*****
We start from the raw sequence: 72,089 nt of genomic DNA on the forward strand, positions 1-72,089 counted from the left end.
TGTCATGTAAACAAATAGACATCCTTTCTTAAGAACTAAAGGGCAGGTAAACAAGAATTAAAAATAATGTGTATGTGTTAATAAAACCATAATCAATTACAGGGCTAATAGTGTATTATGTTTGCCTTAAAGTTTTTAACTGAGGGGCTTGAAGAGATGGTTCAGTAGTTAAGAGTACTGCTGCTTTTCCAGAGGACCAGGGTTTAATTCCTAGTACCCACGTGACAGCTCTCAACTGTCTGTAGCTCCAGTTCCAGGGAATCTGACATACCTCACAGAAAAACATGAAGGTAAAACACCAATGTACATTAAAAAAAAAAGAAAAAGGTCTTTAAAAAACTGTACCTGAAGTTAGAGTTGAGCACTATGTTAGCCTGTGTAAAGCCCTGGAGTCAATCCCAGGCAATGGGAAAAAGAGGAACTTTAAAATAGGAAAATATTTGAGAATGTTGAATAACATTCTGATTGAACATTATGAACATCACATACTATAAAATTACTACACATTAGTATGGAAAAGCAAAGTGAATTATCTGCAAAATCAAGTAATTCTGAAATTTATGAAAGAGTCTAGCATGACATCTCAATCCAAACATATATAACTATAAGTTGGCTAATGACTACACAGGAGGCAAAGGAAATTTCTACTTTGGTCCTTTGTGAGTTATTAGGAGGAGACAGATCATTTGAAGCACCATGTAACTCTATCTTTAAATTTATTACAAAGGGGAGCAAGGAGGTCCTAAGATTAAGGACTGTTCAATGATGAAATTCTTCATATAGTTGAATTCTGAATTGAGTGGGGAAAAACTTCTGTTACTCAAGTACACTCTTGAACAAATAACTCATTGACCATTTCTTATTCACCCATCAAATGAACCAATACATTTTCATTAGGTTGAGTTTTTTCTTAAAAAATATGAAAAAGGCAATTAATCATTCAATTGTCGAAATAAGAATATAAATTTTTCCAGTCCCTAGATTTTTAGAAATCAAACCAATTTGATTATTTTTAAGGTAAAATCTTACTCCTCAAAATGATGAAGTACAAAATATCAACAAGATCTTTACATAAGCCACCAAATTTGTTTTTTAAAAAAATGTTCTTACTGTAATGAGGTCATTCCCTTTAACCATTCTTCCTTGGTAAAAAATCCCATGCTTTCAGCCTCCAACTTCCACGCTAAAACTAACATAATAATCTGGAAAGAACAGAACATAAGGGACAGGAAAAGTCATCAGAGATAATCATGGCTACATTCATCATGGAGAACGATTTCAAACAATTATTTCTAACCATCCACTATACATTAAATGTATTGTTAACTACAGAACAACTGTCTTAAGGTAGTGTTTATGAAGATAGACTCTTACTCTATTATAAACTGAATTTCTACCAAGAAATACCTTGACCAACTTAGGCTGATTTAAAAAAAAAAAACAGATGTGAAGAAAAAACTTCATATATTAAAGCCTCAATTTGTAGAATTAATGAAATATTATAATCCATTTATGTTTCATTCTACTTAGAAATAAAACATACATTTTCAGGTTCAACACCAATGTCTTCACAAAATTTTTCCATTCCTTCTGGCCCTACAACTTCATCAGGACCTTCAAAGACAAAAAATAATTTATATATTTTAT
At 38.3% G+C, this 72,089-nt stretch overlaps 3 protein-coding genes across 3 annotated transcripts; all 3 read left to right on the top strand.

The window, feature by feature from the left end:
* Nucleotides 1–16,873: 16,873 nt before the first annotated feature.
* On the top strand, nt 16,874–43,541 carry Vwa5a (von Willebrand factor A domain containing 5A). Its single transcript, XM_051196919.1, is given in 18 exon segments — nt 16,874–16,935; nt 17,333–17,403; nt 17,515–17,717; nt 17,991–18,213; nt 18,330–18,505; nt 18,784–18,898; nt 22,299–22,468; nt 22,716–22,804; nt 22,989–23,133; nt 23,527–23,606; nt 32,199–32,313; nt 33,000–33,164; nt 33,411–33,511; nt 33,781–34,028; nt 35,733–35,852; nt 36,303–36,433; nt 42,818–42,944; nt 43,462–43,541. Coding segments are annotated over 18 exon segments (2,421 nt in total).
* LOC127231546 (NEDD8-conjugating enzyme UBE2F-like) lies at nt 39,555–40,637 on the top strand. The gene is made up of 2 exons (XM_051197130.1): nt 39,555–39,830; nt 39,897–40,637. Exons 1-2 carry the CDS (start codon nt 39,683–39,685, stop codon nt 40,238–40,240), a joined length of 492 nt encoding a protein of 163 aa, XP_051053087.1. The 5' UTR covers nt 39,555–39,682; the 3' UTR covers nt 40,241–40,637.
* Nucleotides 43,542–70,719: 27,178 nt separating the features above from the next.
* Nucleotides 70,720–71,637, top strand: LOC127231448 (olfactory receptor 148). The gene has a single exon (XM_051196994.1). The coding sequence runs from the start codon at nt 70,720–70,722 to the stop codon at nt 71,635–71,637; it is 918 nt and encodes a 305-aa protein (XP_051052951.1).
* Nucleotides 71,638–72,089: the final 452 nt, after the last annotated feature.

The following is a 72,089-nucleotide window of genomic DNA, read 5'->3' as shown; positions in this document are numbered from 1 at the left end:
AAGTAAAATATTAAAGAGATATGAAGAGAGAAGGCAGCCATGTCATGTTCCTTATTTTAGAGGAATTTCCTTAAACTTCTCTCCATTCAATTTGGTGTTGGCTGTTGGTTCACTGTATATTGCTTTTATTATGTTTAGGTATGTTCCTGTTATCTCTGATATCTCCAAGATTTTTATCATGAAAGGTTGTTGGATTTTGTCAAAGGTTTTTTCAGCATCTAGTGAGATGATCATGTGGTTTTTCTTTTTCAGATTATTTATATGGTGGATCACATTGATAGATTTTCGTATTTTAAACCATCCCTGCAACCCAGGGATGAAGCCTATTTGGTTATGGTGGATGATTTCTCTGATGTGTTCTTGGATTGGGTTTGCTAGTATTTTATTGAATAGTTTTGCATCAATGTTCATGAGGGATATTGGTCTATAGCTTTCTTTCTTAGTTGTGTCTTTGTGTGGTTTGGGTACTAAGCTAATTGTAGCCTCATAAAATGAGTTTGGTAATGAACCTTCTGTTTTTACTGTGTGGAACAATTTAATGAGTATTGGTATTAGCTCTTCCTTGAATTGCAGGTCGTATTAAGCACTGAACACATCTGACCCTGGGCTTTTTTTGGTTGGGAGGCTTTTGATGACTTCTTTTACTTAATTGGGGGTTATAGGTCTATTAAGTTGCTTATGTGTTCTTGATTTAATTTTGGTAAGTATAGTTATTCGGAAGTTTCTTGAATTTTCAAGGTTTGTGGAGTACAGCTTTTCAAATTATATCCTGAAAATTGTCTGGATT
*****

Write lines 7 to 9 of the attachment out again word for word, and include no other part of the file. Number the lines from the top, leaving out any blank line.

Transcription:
* LOC127231546 (NEDD8-conjugating enzyme UBE2F-like) lies at nt 39,555–40,637 on the top strand. The gene is made up of 2 exons (XM_051197130.1): nt 39,555–39,830; nt 39,897–40,637. Exons 1-2 carry the CDS (start codon nt 39,683–39,685, stop codon nt 40,238–40,240), a joined length of 492 nt encoding a protein of 163 aa, XP_051053087.1. The 5' UTR covers nt 39,555–39,682; the 3' UTR covers nt 40,241–40,637.
* Nucleotides 43,542–70,719: 27,178 nt separating the features above from the next.
* Nucleotides 70,720–71,637, top strand: LOC127231448 (olfactory receptor 148). The gene has a single exon (XM_051196994.1). The coding sequence runs from the start codon at nt 70,720–70,722 to the stop codon at nt 71,635–71,637; it is 918 nt and encodes a 305-aa protein (XP_051052951.1).